Wild capture and aquaculture fishery prices are predicted to decline 10% and 16% in real terms respectively during the next decade, according to the latest agriculture outlook by the Food and Agriculture Organization (FAO) of the United Nations.
The stronger decline in aquaculture prices is caused by continued productivity gains, though at a slower pace than previous decades, and by a decline of feed prices, its main input cost.
'In real terms' mean adjusted for comparison next to a baseline of 2012-14. In nominal terms, fishery prices are expected to moderate little from the currently very high levels, as long as production costs remain high.
The average price of fish caught in the wild (excluding fish for reduction to fishmeal and oil) in nominal terms is expected to increase more than farmed fish (11% compared to 5%), between the 2012-14 base period and 2024.
This is mainly due to the fact that capture fisheries are expected to remain under severe production quotas, with demand for certain species continuing to be sustained.
However, the price of capture fisheries will remain lower than that of aquaculture. One of the main reasons is the large share of lower value fish in overall catches.
Fishmeal, oil on the decline
Starting from a high plateau, the average fishmeal price is projected to decline during the period until 2024, by which time FAO expects prices will be 9% less in nominal terms and 27% in real terms as compared to the 2012-14 base period.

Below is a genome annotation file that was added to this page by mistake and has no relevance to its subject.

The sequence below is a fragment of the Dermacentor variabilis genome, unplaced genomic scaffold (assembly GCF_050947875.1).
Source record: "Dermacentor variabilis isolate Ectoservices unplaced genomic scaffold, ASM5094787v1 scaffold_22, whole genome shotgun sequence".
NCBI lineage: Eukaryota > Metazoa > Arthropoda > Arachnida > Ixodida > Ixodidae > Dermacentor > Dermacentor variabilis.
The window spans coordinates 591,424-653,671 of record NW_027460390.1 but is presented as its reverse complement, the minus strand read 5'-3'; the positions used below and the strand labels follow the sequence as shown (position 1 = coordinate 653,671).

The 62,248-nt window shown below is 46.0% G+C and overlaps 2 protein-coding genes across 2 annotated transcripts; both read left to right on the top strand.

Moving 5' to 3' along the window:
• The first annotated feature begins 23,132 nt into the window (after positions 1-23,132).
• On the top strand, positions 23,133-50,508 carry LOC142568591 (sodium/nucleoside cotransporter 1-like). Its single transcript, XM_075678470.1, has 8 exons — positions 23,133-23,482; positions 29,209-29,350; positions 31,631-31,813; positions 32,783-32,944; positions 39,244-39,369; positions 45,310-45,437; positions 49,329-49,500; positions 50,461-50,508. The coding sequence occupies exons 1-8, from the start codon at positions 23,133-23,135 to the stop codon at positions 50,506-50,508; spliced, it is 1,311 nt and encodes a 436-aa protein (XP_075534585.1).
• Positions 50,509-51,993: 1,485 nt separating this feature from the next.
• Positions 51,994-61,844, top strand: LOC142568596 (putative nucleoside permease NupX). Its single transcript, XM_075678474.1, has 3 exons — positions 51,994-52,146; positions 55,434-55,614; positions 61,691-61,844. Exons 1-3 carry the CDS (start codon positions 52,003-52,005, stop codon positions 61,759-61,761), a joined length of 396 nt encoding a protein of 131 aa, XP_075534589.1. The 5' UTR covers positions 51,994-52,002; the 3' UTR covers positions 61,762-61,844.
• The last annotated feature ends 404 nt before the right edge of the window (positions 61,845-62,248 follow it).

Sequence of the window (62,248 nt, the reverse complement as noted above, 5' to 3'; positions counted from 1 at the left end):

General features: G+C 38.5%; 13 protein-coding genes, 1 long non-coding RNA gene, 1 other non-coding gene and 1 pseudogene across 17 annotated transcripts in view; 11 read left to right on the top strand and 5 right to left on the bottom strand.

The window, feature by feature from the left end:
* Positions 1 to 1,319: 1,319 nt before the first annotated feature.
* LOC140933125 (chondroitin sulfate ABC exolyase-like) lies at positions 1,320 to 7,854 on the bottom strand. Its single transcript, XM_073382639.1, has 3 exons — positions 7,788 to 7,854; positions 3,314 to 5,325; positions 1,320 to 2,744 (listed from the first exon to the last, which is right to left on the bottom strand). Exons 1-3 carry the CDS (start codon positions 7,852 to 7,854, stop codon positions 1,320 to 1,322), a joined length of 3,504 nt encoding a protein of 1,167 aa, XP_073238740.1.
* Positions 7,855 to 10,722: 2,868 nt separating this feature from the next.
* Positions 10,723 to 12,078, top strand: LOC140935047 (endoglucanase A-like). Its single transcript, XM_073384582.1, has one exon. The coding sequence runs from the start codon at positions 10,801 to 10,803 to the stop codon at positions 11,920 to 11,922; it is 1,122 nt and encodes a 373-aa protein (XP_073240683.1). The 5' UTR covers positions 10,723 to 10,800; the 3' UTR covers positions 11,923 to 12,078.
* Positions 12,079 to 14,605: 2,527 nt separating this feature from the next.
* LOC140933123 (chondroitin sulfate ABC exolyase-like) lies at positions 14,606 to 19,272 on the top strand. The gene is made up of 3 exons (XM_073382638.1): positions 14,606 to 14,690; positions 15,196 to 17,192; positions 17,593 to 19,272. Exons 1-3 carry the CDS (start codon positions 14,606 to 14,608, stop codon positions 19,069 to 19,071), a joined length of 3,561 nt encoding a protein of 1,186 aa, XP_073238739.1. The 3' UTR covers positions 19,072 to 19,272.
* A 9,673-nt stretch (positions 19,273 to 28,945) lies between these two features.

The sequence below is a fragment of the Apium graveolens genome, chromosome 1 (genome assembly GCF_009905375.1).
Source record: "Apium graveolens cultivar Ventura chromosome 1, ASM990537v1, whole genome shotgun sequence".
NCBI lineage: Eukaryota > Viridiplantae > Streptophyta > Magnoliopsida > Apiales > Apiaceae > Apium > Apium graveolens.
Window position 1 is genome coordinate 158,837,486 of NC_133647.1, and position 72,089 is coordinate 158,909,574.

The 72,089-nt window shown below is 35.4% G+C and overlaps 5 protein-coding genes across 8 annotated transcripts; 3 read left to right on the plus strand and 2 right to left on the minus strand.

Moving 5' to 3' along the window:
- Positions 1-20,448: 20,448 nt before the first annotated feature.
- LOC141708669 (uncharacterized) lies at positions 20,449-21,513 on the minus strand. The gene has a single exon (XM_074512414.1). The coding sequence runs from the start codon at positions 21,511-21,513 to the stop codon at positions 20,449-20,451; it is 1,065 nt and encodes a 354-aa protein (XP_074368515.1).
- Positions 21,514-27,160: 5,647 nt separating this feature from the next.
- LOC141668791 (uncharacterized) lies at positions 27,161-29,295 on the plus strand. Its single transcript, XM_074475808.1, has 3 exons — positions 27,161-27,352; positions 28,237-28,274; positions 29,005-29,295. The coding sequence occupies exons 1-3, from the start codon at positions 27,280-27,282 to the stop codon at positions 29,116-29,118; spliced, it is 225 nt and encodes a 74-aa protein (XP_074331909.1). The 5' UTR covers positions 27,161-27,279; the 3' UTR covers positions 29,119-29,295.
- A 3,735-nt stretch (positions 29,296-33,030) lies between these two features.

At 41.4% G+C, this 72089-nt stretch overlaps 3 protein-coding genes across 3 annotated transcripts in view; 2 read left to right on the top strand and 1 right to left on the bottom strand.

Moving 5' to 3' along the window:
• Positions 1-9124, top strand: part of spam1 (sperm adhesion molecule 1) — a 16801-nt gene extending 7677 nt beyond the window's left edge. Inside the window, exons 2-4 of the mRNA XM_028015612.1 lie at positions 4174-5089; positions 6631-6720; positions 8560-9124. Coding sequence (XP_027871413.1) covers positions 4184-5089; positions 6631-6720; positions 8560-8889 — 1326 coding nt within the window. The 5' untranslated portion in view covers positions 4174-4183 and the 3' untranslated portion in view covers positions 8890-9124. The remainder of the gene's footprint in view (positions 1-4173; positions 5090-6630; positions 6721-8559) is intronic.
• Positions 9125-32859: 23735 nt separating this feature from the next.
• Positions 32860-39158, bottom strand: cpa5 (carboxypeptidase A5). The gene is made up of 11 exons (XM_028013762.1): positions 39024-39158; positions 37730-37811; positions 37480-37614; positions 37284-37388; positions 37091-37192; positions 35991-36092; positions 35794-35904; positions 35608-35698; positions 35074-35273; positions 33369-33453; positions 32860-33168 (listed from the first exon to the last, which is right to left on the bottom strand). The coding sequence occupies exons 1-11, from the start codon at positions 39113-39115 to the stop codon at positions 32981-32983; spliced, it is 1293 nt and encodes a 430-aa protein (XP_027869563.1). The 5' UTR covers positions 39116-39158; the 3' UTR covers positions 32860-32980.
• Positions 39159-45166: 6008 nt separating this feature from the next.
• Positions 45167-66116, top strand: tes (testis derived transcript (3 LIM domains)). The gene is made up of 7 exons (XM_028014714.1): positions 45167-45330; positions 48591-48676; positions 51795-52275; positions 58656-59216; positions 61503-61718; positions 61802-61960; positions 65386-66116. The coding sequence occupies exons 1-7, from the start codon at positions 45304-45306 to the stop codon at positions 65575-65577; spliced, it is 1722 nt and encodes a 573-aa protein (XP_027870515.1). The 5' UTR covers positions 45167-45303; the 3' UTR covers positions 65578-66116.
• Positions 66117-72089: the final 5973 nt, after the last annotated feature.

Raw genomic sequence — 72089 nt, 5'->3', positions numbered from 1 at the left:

The only exceptions will be in the years of the El Nino phenomenon, affecting catches in South America, in particular anchoveta species in Peru and Chile, which are mainly used for reduction into fishmeal and fish oil.
World fish prices, now until 2024 - click for larger image
The price ratio between fishmeal and oilseed meal is expected to increase, due to the strong preference for fishmeal in certain stages of animal rearing (e.g. in the weaning stage for pigs and initial stages for salmon rearing), and because oilseed meal price is projected to decrease more than the fishmeal price.
This will be even more evident in years of the El Nino, as fishmeal supply will be more limited than demand.
Fish oil prices too are expected to decline during 2015-24, starting from very high levels, but still remaining higher than fishmeal prices. In nominal terms, the average fish oil price is projected to decline at the same rate as fishmeal.
In nominal terms, the price of traded fish products will remain rather stable, with a slight (4%) increase over the outlook period. In real terms it will decline by about 16% from the base period.
As no major increases are expected to the already low or minimal import tariffs in the main importing developed countries, international fish trade is expected to remain relatively liberal and global price changes should continue to be readily transmitted from one market to another. In many developing countries, however, import tariffs and licenses can continue to play a significant role.
Price changes in international markets will have spillover effects on non-traded species as well. For individual fishery commodities, price volatility could be more pronounced due to supply swings caused by drastic changes in catch quotas and disease outbreaks in the aquaculture sector, said FAO.